Kurt Vonnegut’s Story Diagrams

Kurt Vonnegut.
Kurt Vonnegut. / Oliver Morris/GettyImages

In the four-minute video clip below, Slaughterhouse-Five author Kurt Vonnegut shows us his “story shapes”—simple graphs of plots along two axes. The labels for the Y axis run from G (Good Fortune) to I (Ill Fortune). Sample quote regarding one of the most popular plot diagrams: “The whole thing, we call this story ‘Man in Hole,’ but it needn’t be about a man, and it needn’t be about somebody getting into a hole. ... People love this story!”

Recommended for nerds, lovers of fiction, and used car salesmen.

The shape stories take was the subject of Vonnegut’s master’s thesis—which was rejected, Vonnegut wrote in Palm Sunday, “because it was so simple and looked like too much fun. One must not be too playful.” In his opinion, the thesis was his “prettiest contribution to the culture.”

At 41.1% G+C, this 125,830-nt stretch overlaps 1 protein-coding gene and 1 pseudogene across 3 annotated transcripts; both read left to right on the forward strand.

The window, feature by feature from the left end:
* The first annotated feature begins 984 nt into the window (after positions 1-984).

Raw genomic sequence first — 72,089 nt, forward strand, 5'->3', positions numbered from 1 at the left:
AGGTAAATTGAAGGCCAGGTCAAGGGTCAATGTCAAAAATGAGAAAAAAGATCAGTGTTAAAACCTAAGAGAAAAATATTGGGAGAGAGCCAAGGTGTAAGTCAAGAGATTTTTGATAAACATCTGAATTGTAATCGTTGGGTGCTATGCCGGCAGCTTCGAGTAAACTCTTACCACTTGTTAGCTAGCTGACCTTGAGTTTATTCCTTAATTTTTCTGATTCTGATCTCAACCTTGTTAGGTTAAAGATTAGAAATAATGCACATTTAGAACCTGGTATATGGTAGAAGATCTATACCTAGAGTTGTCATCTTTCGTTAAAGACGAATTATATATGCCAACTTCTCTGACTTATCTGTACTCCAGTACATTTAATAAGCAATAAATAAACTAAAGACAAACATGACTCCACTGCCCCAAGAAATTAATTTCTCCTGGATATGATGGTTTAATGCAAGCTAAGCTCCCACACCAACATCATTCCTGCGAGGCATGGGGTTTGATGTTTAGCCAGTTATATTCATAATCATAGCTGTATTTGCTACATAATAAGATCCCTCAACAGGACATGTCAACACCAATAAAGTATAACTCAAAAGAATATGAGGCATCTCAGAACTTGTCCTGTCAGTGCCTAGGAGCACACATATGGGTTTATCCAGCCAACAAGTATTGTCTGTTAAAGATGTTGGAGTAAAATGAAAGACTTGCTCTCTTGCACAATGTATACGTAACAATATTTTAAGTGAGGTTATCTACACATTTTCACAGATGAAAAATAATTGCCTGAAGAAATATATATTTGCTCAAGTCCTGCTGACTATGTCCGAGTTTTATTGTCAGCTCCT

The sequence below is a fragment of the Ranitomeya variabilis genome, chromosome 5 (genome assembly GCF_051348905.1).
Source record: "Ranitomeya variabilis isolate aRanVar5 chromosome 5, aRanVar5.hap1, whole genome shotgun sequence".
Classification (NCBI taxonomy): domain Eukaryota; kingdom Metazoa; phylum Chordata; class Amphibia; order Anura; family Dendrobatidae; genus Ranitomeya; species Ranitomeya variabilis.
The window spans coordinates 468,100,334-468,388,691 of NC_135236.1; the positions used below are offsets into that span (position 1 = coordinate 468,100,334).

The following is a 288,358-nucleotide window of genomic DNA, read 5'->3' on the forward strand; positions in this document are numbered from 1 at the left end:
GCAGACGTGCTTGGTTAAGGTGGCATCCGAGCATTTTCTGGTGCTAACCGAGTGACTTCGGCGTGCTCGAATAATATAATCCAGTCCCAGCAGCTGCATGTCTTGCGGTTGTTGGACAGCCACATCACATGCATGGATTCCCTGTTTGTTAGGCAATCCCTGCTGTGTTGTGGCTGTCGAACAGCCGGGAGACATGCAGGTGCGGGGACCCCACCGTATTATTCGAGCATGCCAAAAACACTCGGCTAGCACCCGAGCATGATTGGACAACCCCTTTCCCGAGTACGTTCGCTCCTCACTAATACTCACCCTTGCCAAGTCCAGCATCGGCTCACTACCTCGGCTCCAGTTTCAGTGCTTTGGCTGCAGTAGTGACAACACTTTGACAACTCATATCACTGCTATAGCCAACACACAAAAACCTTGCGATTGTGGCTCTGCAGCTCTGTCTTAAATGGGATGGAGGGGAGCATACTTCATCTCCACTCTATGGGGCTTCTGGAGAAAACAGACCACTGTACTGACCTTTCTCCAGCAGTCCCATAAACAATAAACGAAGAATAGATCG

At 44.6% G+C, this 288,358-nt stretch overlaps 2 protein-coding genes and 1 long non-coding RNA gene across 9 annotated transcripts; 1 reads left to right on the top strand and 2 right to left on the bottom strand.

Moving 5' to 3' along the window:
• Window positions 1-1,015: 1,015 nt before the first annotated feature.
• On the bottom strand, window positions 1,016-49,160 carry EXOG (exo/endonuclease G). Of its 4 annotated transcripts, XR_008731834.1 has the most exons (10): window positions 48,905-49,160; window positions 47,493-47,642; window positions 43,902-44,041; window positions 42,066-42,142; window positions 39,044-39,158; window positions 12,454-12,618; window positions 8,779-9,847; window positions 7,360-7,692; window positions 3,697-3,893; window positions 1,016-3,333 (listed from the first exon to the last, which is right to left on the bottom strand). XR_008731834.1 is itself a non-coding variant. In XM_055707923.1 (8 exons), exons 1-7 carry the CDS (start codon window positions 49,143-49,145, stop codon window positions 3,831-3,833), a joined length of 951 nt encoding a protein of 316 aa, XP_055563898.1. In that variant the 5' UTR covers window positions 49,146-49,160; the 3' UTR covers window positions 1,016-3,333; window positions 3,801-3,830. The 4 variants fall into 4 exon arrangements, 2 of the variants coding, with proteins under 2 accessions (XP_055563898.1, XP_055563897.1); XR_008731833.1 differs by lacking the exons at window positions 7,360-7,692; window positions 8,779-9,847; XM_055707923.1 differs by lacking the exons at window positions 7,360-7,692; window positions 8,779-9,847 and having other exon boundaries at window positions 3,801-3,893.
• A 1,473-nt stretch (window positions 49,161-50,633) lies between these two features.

Vonnegut was never short of advice to give to aspiring writers. Take, for example, his rules for writing a short story, which included things like “Every character should want something, even if it is only a glass of water” (Rule 3), “Start as close to the end as possible” (Rule 5), and “Write to please just one person. If you open a window and make love to the world, so to speak, your story will get pneumonia” (Rule 7).

A version of this story ran in 2011; it has been updated for 2022.